The wonderful house we swapped with a German family in the East near the Baltic Sea came with a boat house and a small craft that didn’t need a license. Engines over 5 hp on Germany lakes etc. do.
My son and his friend, strapping young lads that they are, had taken the rowing boat out to begin with but hubby felt lazy and privileged to have a “motor boat’ at his disposal .
On our last night, a beautiful warm evening, he got it started and cleaned it from cobwebs. Normally, I’m not particularly seaworthy but this I could do, I thought hopping into the vessel.
We went along the little canal that connected to the adjacent lake where we had done a lot of constitutional walks, passing all these cute little vacation or weekend houses; datschas - I presume they were called in the ‘olden days’. Owners were out on their porches barbecuing, having a beer or just sitting out enjoying the balmy evening. My friendly greetings and “Guten Appetit!” mostly went unanswered; instead we got stares.
My family had commented on the fact before that the locals seemed to be rather reserved, looking away or looking at us outright suspiciously. Hubby had his theories about them being former communists who had lived in a supervised state where neighbors spied on each other and were naturally suspicious. Could that be the case almost a generation after the fall of the Iron Curtain? I wonder. The difference in behavior to other parts of Germany that I am familiar with was striking, however.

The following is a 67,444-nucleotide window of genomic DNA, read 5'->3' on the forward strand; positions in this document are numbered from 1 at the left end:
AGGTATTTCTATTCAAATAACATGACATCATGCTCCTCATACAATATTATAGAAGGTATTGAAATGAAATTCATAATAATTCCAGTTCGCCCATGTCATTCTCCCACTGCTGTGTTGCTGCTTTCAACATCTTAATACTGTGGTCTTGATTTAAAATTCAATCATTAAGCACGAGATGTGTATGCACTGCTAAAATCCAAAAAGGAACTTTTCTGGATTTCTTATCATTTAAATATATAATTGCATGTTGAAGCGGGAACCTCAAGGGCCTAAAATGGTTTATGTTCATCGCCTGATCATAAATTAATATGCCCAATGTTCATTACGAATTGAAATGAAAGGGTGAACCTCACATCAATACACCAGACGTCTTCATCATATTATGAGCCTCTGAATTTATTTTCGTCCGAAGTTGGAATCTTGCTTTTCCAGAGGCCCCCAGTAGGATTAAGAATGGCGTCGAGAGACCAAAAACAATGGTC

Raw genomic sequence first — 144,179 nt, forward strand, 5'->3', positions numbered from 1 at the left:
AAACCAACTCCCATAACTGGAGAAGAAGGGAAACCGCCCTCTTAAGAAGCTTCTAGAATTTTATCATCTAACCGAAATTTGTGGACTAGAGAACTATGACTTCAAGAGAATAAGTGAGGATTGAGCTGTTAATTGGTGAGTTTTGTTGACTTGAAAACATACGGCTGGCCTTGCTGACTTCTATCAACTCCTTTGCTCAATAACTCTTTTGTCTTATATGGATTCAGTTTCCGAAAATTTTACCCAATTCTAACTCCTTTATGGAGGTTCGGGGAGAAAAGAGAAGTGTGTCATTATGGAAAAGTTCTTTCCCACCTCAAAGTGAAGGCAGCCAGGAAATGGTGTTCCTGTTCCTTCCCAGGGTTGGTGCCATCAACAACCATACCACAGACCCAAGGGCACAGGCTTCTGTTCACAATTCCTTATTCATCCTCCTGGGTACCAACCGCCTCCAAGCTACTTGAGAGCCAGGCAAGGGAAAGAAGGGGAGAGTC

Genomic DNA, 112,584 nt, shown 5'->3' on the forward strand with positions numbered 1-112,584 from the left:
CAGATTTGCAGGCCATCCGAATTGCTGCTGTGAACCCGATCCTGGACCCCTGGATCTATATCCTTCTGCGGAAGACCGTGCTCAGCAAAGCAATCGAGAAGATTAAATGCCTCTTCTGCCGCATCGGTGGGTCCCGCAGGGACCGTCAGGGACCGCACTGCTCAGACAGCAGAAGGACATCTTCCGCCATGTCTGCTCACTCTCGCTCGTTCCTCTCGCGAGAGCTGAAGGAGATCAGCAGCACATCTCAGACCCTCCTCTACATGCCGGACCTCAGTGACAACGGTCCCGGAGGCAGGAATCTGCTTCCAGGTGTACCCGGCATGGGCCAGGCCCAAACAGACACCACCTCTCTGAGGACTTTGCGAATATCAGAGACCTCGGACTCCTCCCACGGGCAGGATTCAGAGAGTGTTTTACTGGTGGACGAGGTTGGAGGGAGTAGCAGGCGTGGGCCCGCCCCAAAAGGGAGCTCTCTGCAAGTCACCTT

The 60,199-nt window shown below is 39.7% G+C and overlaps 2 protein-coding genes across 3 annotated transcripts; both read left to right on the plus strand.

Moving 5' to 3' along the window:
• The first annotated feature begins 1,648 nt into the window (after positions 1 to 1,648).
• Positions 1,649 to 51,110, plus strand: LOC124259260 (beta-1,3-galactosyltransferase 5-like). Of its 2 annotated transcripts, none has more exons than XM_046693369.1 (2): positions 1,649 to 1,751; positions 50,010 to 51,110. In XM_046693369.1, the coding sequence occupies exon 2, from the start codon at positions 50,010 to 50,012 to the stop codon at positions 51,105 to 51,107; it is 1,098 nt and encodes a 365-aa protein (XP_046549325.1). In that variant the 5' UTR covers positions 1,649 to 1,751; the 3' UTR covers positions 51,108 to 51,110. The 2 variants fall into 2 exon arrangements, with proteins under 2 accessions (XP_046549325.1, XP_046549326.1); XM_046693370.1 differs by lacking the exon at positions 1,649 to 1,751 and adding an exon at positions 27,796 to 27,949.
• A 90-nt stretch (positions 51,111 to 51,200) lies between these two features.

So here we were put-putting along. At a tight spot in the canal we had to slow down from our snail space to make rooms for 2 canoeists. The engine died.”Not to worry, there is a second battery. I just have to switch over to that one.” To be on the safe side we decided not to continue our journey to the lake with only one battery and turn around instead. But the second battery never started. The canoeists enquired if we had paddles. I hadn’t yet spotted them, but gracefully there was a pair on the floor of our boat.
So paddling it was, back past the houses and people we had just passed. Their behavior and demeanor had miraculously changed. Some got up form their seats to throw a funny remark, “Machine kaputt?” or “Need a push?” Others interrupted their meal to get a good view of the spectacle. All of a sudden we encountered a lot of smiles and laughter. We are not practiced paddlers…
One older guy, alone on his deck, pointed what looked like an antique pistol at us, “Money or your life”. He was probably just lonely or thought he was funny. I started to get peeved. Why had nobody bothered to engage with us before? There is something about Schadenfreude that we Germans are verifiably good at. The self-proclaimed pirate invited us to join him. “I’ll throw a couple of bratwurst on the Barbie for when you return” not realizing that we were on our way back already and wouldn’t paddle by again. Maybe he’s still standing there, waiting.
It was either that the batteries had not fully charged or the connections had come loose. We made it back through the sweat of our own hands. The behavior of our neighbors there remains a mystery, however. To do the people form Meck Pomm justice, our exchange partners, some of their friends and neighbor who we met were totally friendly; some even stepped out of their way to give us a helping hand. It remains a mystery until I get some enlightening comments from people in the know.
Siggy Buckley Swapping homes Anybody ? Season 2